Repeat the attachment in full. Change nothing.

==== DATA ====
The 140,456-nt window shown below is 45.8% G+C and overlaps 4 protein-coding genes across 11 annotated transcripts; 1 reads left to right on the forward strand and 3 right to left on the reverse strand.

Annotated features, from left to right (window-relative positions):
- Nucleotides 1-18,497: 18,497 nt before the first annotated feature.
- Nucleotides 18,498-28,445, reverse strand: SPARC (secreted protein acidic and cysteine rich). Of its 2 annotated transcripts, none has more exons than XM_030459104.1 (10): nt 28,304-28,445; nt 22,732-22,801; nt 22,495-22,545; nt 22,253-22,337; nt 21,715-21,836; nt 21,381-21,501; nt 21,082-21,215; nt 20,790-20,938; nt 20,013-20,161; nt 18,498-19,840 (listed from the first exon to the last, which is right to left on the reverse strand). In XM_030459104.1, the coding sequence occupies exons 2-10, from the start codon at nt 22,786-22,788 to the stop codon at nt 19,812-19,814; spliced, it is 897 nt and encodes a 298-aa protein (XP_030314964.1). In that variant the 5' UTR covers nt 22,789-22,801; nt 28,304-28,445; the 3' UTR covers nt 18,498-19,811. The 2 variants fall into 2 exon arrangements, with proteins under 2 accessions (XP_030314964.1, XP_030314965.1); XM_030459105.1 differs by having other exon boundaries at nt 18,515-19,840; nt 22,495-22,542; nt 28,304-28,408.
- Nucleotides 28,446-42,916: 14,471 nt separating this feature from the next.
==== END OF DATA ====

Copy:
The 140,456-nt window shown below is 45.8% G+C and overlaps 4 protein-coding genes across 11 annotated transcripts; 1 reads left to right on the forward strand and 3 right to left on the reverse strand.

Annotated features, from left to right (window-relative positions):
- Nucleotides 1-18,497: 18,497 nt before the first annotated feature.
- Nucleotides 18,498-28,445, reverse strand: SPARC (secreted protein acidic and cysteine rich). Of its 2 annotated transcripts, none has more exons than XM_030459104.1 (10): nt 28,304-28,445; nt 22,732-22,801; nt 22,495-22,545; nt 22,253-22,337; nt 21,715-21,836; nt 21,381-21,501; nt 21,082-21,215; nt 20,790-20,938; nt 20,013-20,161; nt 18,498-19,840 (listed from the first exon to the last, which is right to left on the reverse strand). In XM_030459104.1, the coding sequence occupies exons 2-10, from the start codon at nt 22,786-22,788 to the stop codon at nt 19,812-19,814; spliced, it is 897 nt and encodes a 298-aa protein (XP_030314964.1). In that variant the 5' UTR covers nt 22,789-22,801; nt 28,304-28,445; the 3' UTR covers nt 18,498-19,811. The 2 variants fall into 2 exon arrangements, with proteins under 2 accessions (XP_030314964.1, XP_030314965.1); XM_030459105.1 differs by having other exon boundaries at nt 18,515-19,840; nt 22,495-22,542; nt 28,304-28,408.
- Nucleotides 28,446-42,916: 14,471 nt separating this feature from the next.